Do you know I have a fear of death? I do.
It’s not that I’m scared of the act, the process of dying, but the idea: it’s just so insane to me that we have this time on earth so good, to live these few decades (If we are lucky!) within the millions of years of existence. For what? Who knows! It’s wild to me that “this is it.” This life, these days, is all we have promised to us.
Subsequently, I’m always hungry for death texts. I am not the type to look away from the monster nor am I the type to sweeten my cereal: I want to look the monster in the face, to see it for what it is, in the hopes that it will be familiar. My own attempts at exposure therapy, I suppose.
So of course I was interested in a n essay titled “A Writer Learns to Die,” about an MFA student who had a heart attack in the middle of his studies. The writer in question – Mike Galarrita – recounts his own near death experience as it relates to his mother’s own death, which came from a heart attack – which is exactly what befell him. He survived, though, and the story he has to tell of it is incredible, sinks under the skin, and draws you in to wonder how we all live and die.
I was particularly struck by this part of the story.
I practiced dying in that hospital — in the ER waiting room, on the operation table, and on the bed of the chest pain unit. I thought of likely scenarios that could arise in the next 168 hours post-surgery that could find me in an urn like mom. It was not the first time I thought about death (by my attempt or by accident), but now it was close, tangible. All I had to do was touch my chest and feel my heart roar until it clogged and stopped. This vessel of fat, water, and blood I call my body will depreciate; eventually, it will die, then rot, until I am nothing except a memory to a handful, or perhaps, one person.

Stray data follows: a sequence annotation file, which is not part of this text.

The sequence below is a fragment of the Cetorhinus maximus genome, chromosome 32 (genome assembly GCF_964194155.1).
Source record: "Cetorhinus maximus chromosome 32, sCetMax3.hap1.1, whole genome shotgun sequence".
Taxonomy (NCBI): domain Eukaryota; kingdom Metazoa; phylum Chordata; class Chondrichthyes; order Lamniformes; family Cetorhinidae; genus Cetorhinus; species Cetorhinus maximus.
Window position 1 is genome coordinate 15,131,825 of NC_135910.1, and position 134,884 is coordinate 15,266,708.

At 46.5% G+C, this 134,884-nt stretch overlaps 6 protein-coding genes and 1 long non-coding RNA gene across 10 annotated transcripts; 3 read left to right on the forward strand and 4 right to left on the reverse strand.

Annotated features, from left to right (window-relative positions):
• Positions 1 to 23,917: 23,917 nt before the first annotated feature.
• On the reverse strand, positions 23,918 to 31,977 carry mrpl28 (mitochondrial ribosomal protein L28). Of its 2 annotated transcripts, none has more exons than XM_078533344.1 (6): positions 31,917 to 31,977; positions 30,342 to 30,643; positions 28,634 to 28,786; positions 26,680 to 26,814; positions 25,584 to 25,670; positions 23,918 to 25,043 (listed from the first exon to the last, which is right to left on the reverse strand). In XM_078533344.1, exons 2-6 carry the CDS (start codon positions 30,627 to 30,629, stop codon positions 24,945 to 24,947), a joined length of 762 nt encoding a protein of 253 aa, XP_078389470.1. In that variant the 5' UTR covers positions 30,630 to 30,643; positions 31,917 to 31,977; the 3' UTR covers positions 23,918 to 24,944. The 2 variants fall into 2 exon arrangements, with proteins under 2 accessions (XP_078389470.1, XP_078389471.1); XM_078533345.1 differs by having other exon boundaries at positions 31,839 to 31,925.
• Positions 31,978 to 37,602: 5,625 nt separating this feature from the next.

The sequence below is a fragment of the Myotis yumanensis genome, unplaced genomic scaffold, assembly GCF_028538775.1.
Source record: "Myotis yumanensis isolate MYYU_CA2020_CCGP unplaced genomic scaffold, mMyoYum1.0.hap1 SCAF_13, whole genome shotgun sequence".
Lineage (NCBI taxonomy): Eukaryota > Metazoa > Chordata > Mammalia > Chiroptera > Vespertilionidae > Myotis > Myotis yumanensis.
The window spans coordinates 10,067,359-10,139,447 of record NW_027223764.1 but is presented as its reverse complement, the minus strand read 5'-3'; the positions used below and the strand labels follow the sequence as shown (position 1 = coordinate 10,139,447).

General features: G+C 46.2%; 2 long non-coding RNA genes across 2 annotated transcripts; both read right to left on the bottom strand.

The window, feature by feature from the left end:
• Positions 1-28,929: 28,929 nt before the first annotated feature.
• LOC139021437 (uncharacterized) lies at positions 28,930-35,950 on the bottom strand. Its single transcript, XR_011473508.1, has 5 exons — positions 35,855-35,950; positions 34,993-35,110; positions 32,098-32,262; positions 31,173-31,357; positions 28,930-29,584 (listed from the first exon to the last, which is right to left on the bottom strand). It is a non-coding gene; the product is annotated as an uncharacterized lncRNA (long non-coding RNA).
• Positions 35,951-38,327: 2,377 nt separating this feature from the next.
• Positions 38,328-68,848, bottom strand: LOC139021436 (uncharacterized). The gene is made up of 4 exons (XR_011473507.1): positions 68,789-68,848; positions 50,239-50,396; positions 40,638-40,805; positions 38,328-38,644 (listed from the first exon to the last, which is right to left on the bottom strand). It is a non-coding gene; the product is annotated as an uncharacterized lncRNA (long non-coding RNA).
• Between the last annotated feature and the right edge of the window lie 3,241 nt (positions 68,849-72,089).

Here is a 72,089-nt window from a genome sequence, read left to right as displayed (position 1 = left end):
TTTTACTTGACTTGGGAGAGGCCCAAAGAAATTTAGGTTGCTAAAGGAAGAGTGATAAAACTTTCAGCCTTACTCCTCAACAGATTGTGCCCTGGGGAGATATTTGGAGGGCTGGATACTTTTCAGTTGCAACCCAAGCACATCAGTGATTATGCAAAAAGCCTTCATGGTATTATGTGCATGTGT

This, for some of us, is a turning point in our lives: the moment where we playact death.
A few years back, under the influence of an edible, I had my own playacting of death. The story is too long (and too absurd) to tell but it unlocked the unfortunate pleasure of ruminating around my mortality. It’s awful but also enlightening. It brings you closer to yourself in the say that Galarrita has done.
To live is to die. It’s scary because it’s so unknown but, you know, c’est la vie. The entire piece is a gem, a reflection on death that feels so firmly planted in an understanding of what it is to be alive – and dead. Overwritten? Needing a little more of a tight edit? Yes and yes. For anyone like me, dig in. You’ll “enjoy.”